As Jason Thibault, the owner of Massive Kontent says, he shows them “a vision of how months 1,2 and 3 will go by creating a timeline and concluding with an outline of months 4-6. This helps potential clients picture how the working relationship could and should progress during our first six months together.
As we’ve said a few times before, including a section called Timescales should be one of your top priorities for creating a business proposal that converts. According to Jason, this approach helped him win 8 of his last 10 client proposals.
Walk your client through the proposal
Maggie Carroll, the founder and owner of Vixen Digital believes in showing rather than telling. Her PPC agency often has strong competition for each of their marketing clients. She creates an advantage by talking to the client through the proposal.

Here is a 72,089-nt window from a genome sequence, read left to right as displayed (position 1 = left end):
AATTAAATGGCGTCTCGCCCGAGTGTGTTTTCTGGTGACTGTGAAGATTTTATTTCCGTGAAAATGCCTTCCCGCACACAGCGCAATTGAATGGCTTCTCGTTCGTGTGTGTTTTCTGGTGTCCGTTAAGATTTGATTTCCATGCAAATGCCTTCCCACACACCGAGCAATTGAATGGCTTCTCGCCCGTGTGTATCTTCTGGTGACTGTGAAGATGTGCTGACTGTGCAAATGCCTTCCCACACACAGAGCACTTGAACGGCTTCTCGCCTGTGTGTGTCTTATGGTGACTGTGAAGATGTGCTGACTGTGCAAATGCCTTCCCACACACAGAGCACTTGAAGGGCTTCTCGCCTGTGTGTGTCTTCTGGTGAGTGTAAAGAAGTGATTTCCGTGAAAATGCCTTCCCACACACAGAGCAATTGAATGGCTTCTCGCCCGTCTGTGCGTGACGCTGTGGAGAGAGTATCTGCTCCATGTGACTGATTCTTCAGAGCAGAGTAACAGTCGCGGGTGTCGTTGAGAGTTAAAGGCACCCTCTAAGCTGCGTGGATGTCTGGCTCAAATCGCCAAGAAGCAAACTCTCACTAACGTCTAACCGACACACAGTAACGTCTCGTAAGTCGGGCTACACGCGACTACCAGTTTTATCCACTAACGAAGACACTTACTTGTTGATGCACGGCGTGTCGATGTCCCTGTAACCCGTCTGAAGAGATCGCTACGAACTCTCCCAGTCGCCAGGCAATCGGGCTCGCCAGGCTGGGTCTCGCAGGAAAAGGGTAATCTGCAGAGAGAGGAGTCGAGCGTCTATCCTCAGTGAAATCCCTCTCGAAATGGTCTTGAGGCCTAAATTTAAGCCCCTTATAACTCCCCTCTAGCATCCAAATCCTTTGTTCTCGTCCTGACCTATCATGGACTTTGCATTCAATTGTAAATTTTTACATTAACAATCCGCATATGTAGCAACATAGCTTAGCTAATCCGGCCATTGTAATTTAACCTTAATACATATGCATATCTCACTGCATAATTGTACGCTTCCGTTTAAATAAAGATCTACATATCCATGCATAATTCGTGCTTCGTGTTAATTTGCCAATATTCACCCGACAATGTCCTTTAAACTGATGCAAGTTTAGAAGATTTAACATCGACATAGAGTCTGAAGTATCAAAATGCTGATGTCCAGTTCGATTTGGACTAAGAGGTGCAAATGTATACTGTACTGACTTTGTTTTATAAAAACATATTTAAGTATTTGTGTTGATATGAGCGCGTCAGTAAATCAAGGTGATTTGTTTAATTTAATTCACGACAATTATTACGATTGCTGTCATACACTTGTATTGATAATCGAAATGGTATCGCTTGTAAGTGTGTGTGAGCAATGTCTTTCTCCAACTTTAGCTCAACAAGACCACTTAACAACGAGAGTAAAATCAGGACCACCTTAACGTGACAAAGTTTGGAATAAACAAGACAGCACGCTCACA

She states: “Walk your client through the proposal in more detail by recording your screen and explaining it in more detail highlighting the key points. Are you doing a website audit? Record your screen while navigating through the website and showing examples of areas for improvement.”
While you may not be available to record a video every time, you can do something else. Use live chat to talk to the client as they are reading the proposal. You can use Better Proposals and one of our live chat integrations to just this.
Back up your claims with proof
At its core, a business proposal is a promise of the service you’re going to provide as a marketer. This promise is what puts off many clients from signing and doing business with you. One of the best ways to convince them that you’re the real deal is to offer proof and show previous clients you worked for who were in a similar situation.
As Dimitris Tsapis of Coara says, “Since a business proposal will be executed over a longer period of time (6+ months) and there are no guaranteed results, it might be best to validate your assumptions with existing case studies of industry-related competitors.”
He goes on to say that “The best marketing proposals don’t assume; they verify.”
In other words, every business proposal needs to have a proof section that shows off your expertise. Just make sure that it’s relevant to the client that you’re pitching.